The year 1950 was a busy one for Tillotson Construction Co. The Omaha outfit (my grandfather Reginald Tillotson’s company) built 25 grain elevators–an amazing number. They were in Oklahoma, Texas, Colorado, Kansas, Nebraska, and Iowa. The next year they would build one in Missouri.
The Canyon, Texas, elevator operated by Consumer’s Supply Co-Op was built on the same single-leg plan developed for Bellwood, Nebraska, in that year. It incorporated eight tanks, or silos, of 20 feet in diameter and 120 feet in height. Capacity was 320,000 bushels.
Measuring 13 x 17 feet, the driveway was underneath 10 bins. A note in the construction record mentions “5 bin Dist. Under Scale.” In all, there were 22 bins and a dust bin as well.
While the Bellwood plan was used for five elevators, it’s interesting to note the slight differences in materials used. For example, Canyon took 2,463 cubic yards of reinforced concrete while Burlington, Colorado, also on the Bellwood plan, took 2,436 cubic yards (the exact same amount as the mother elevator in Bellwood and the one in Hartley, Texas, which is coming soon in this series). Rock Valley, Iowa, though, took 2,394 cubic yards.
In all, this reinforced concrete weighed 5,069 tons.
Canyon required another 20.3 cubic yards of plain concrete for hoppers. It weighed 40.3 tons.
There were 143.3 tons of steel used to reinforce the concrete.
This amount also includes the jack rods used to move the formwork.
The main slab was 66 x 77.5 feet, for an area (a note says “Act. outside on ground”) of 4,806 square feet.
- When the tanks were fully loaded, the grain weighed as much as 9,600 tons.
- Additional structural steel and machinery weighed another 28 tons.
- This means that the elevator’s gross weigh when loaded was14,964 tons.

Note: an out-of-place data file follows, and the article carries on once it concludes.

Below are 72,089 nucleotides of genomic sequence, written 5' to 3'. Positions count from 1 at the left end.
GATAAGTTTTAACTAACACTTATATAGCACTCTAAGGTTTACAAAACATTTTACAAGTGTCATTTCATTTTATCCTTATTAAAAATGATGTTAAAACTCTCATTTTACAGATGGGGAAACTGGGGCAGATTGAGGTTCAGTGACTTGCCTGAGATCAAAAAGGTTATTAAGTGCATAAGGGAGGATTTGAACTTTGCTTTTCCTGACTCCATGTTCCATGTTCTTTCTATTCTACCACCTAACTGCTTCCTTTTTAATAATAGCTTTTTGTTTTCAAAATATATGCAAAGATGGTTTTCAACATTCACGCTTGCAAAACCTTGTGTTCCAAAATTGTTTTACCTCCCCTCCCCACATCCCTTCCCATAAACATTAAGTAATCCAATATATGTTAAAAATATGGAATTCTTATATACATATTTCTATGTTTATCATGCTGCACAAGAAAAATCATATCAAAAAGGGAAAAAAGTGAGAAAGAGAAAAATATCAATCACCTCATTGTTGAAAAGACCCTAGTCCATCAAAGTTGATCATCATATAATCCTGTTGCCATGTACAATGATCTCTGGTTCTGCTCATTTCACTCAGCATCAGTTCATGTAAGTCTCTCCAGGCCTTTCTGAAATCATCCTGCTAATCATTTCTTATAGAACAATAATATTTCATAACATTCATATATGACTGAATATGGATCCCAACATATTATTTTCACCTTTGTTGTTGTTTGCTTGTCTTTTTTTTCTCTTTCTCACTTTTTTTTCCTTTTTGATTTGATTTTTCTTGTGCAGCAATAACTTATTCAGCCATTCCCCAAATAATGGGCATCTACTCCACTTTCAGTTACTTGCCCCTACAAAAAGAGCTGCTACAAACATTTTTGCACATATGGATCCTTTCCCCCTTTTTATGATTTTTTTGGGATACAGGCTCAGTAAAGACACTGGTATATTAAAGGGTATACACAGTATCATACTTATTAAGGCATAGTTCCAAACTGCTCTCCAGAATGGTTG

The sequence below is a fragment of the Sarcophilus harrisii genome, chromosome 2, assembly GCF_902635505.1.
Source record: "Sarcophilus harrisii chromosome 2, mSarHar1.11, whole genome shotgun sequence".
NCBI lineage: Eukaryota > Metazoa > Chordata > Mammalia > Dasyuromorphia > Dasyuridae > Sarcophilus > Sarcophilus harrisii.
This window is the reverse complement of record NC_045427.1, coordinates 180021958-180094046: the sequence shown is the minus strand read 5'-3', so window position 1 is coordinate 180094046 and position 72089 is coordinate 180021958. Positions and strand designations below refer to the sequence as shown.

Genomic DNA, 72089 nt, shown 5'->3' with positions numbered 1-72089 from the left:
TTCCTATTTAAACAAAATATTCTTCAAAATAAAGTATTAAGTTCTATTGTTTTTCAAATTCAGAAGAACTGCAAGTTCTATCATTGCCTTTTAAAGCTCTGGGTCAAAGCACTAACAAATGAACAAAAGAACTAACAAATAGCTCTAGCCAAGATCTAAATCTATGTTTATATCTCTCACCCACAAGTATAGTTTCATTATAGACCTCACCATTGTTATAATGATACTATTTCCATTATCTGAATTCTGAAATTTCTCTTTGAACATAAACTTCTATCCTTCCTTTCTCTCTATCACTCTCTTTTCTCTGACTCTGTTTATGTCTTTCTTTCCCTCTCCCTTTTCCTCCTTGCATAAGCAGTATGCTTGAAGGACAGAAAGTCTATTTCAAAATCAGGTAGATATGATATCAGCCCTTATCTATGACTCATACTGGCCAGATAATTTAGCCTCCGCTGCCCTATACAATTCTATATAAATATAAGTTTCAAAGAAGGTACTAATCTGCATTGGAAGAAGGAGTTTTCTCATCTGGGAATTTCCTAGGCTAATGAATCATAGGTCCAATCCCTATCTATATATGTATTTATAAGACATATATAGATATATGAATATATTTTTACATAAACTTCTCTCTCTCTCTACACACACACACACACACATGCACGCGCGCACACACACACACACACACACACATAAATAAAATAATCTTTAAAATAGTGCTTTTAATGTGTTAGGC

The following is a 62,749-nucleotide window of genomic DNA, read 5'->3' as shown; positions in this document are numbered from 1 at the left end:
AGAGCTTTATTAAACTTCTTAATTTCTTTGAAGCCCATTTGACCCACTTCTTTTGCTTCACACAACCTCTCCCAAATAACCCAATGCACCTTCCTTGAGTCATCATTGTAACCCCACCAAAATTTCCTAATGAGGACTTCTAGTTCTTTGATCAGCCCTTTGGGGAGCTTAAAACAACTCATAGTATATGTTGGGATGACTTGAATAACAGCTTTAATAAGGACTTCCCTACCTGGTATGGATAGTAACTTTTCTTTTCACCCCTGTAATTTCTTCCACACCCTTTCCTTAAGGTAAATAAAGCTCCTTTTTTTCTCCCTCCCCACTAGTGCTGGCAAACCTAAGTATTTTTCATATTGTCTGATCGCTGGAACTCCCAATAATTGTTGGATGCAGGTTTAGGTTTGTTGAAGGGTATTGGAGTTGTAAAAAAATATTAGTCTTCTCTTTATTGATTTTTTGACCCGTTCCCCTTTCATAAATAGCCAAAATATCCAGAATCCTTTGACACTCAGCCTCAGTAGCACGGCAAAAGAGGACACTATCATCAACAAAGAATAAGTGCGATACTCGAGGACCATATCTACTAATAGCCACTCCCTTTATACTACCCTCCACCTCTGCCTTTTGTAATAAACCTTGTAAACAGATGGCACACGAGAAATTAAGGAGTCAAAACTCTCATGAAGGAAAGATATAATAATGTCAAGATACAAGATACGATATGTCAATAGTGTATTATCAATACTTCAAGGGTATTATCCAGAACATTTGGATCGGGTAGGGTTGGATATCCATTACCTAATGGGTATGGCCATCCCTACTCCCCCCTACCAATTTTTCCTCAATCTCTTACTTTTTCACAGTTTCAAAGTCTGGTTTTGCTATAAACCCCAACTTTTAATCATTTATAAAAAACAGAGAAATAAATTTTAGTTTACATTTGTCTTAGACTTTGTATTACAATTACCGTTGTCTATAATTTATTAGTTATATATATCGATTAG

- The pit depth below the main slab was 15 feet and 9 inches.
Up above the main house, the cupola, or headhouse, measured 23 feet wide, 63.75 feet long, and 39 feet high. So the structure’s total height was 159 feet. Look closely at the headhouse photo, top of page, and tell us if it doesn’t seem to be smoking some sort of Turkish pipe.
Pulley centers of the leg were 166 feet apart. The boot pulley was 72 x 14 x 2 3/16 inches. The head pulley was shared the first two dimensions but was wider at 3 15/16 inches. It turned at 42 rpm.
The six-ply belt was 14 inches wide, and the cups were 12 inches wide and six inches deep.
Altogether, 34 hp was required to operate the leg; the record says two 40-hp Howell motors were installed. Theoretical capacity of the leg, based on the cup manufacturer’s rating, was 7,920 bushels per hour. But the leg operated at an actual capacity of 80 percent the theoretical capacity, or 6,350 bushels per hour.
The truck lift had a 7.5-hp Ehrsam motor, and the conveyor had a 3-hp motor.
In all, it was state-of the art in 1950, and the elevator remains in everyday use now.
I was born in Canyon in 1950. It seems pretty amazing that the elevator is still in use! Enjoyed the story, but the Turkish pipe connection seems to elude me–possibly because I am not that familiar with what one looks like.